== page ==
Murder and deadly force are different

I’ve seen murder.

I’ve seen dead bodies in cars, hanging out of cars, holding phones and other items in their hands even though they were dead, inside homes, on the street, in yards, some alone, some with loved ones nearby, murder just everywhere.

Dozens of dead bodies, all strangers, over the course of almost two decades of policing one of the most violent cities in America will forever haunt my thoughts and dreams until the day that I breathe my last breath.

I don’t recall every person who met their demise during one of my shifts, but many I do, and their last resting place before being zipped into a body bag remain vivid in my mind.


Murder is heinous and cold and brutal and unnecessary. Murder is unforgivable.

When we charge somebody with murder, we are, for all intents and purposes, ending their lives as they’ve known it, because conviction will mean a good chunk of their life behind bars, if not the rest of it completely.

Police officers are charged with protecting people and property, and in doing so, we’re allowed leeway to use force, even deadly force.

Let’s repeat that.

Police officers can use deadly force, if necessary, to do our jobs. I was given a gun by the police department to wear on my belt. I HAVE to wear it to work. It’s expected, in fact. If an officer can’t be trusted to pull the trigger on a person who threatens their own life or the life of another officer or civilian, then that person should find other work.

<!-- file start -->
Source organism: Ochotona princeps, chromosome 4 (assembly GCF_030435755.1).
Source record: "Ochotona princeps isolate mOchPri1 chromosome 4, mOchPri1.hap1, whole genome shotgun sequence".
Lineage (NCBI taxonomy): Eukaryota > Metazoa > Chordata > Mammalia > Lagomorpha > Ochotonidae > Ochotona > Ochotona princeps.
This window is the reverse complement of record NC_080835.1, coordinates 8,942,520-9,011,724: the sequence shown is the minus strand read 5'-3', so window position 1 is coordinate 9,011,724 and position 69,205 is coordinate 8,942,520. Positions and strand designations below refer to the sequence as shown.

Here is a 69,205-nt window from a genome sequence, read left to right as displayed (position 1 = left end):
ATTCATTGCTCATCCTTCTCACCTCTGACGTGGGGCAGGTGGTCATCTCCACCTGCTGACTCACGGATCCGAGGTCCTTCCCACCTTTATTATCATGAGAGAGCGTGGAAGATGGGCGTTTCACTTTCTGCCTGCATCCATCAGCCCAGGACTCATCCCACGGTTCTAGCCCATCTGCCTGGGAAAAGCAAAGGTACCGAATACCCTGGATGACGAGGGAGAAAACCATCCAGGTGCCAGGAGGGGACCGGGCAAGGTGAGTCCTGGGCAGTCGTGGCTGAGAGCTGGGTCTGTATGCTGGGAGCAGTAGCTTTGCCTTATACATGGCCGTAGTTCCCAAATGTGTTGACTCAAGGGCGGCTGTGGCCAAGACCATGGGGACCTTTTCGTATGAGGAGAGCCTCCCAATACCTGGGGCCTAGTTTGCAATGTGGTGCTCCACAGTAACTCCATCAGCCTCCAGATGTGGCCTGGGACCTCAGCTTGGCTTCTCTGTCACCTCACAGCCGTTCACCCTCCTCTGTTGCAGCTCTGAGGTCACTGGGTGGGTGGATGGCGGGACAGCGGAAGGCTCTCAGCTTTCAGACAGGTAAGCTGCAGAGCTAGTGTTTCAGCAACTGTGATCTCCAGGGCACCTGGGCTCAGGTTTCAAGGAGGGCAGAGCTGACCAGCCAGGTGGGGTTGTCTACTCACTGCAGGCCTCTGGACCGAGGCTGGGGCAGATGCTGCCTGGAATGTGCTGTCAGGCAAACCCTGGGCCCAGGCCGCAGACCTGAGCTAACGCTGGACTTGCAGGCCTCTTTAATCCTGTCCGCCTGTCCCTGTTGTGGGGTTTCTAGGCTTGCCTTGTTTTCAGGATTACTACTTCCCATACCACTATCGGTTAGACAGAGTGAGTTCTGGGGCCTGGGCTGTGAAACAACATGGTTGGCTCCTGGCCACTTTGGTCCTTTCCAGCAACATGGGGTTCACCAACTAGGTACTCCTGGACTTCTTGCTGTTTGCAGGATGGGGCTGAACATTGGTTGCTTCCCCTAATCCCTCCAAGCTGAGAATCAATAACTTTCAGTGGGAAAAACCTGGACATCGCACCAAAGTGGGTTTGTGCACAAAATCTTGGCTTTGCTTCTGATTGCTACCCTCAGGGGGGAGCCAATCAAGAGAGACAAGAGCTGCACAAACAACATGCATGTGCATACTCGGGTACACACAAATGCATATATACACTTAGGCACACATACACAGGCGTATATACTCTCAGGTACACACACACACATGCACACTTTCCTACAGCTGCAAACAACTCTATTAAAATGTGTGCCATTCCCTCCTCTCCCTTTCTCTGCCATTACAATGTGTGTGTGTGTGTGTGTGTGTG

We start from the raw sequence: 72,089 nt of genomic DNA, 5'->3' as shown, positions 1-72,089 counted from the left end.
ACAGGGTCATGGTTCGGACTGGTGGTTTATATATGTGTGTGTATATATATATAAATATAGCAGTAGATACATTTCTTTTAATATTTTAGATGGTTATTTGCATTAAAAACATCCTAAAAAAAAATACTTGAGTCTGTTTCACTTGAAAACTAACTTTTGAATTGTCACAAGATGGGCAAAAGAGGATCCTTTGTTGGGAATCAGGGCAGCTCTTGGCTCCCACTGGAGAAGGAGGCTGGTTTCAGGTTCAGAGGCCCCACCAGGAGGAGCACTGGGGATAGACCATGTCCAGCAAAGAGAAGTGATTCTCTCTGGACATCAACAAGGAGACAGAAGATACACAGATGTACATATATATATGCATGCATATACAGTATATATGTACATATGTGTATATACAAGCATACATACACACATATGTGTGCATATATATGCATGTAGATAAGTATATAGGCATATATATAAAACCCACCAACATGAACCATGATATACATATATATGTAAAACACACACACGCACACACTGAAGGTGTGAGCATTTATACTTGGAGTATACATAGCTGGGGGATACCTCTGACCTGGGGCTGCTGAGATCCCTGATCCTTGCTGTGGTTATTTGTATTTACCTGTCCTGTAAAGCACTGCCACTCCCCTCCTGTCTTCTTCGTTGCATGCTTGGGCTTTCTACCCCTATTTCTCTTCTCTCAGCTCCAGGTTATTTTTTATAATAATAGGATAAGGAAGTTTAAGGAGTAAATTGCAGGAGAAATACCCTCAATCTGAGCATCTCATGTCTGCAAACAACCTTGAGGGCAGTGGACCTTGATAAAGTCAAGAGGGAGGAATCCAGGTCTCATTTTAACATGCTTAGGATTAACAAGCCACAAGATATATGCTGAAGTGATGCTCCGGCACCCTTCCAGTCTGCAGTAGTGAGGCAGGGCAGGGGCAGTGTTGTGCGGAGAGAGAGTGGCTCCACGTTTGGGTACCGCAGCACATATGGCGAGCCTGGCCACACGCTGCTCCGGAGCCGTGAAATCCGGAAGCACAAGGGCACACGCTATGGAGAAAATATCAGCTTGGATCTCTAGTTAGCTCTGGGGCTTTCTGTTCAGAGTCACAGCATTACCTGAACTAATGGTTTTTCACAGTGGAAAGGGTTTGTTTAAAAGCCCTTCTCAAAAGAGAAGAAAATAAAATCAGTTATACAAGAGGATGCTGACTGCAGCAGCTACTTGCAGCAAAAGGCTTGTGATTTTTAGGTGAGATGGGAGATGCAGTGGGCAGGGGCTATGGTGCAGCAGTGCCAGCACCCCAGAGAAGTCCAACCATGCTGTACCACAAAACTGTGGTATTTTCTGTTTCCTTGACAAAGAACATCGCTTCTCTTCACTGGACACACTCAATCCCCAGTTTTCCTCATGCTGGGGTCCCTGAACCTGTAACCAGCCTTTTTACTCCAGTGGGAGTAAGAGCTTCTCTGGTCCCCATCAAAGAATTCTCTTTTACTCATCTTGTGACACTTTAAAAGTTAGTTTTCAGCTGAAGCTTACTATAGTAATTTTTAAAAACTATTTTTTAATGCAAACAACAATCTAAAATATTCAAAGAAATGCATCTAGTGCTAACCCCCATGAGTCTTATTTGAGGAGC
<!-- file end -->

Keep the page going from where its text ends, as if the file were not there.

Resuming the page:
They will get somebody hurt or killed.

Yup, police officers can and sometimes must use deadly force. That’s just a fact. A reality of policing in America.

But we can’t murder.

It’s rare that an officer’s use of deadly force is deemed murder, so I was curious about what happened in Chicago. I wanted to see what that “murder” looked like, so against my normal habits, I watched a police related video.

I normally dislike watching police videos.

I never liked watching COPS, and I don’t enjoy police related videos on YouTube, though I’ve felt more inclined to watch them for use in my classroom. They can sometimes be useful training tools.

I watched a video of the Chicago incident.

I watched for several minutes as a police officer traveled in his car to the scene of a call with his lights and sirens on, indicating there was some sort of urgency to the call.

I’ve been there before, lots of times.

Lights and sirens on a police car mean something is going down.

I don’t know what the call was for, but the young man was clearly doing something disruptive, because at one point, when the officer gets near the scene, a resident points him towards where the problem was. People don’t normally do that, unless they’re aware of a serious problem.

The officer and others arrived at the scene where an agitated, armed man is clearly not following directions, and then he is shot, many times.

He was “murdered.”

That’s what the state of Illinois says, anyway.

That’s also what thousands of people online say.

Thousands of people who have never put on a uniform and badge or carried the weight of a bullet resistant vest on their body for the duration of an eight or ten hour shift get to spew their opinions without knowing all the facts.

They will say that the police murdered this kid. They don’t have all the facts, outside of a seven minute video, but they will get on their Facebook pages or Twitter feeds and say, “Chicago police murdered an innocent boy,” and they will be wrong.

A human being who worked as a Chicago police officer used deadly force to end a person’s life.

That is what we know right now.

Chicago probably employs roughly ten thousand police officers. If that department is anything like mine, and I have no reason to think otherwise, then many of those officers are black and Latino and many are gay and then of course, many are white. Police departments are probably most large, urban cities’ best employer of minorities.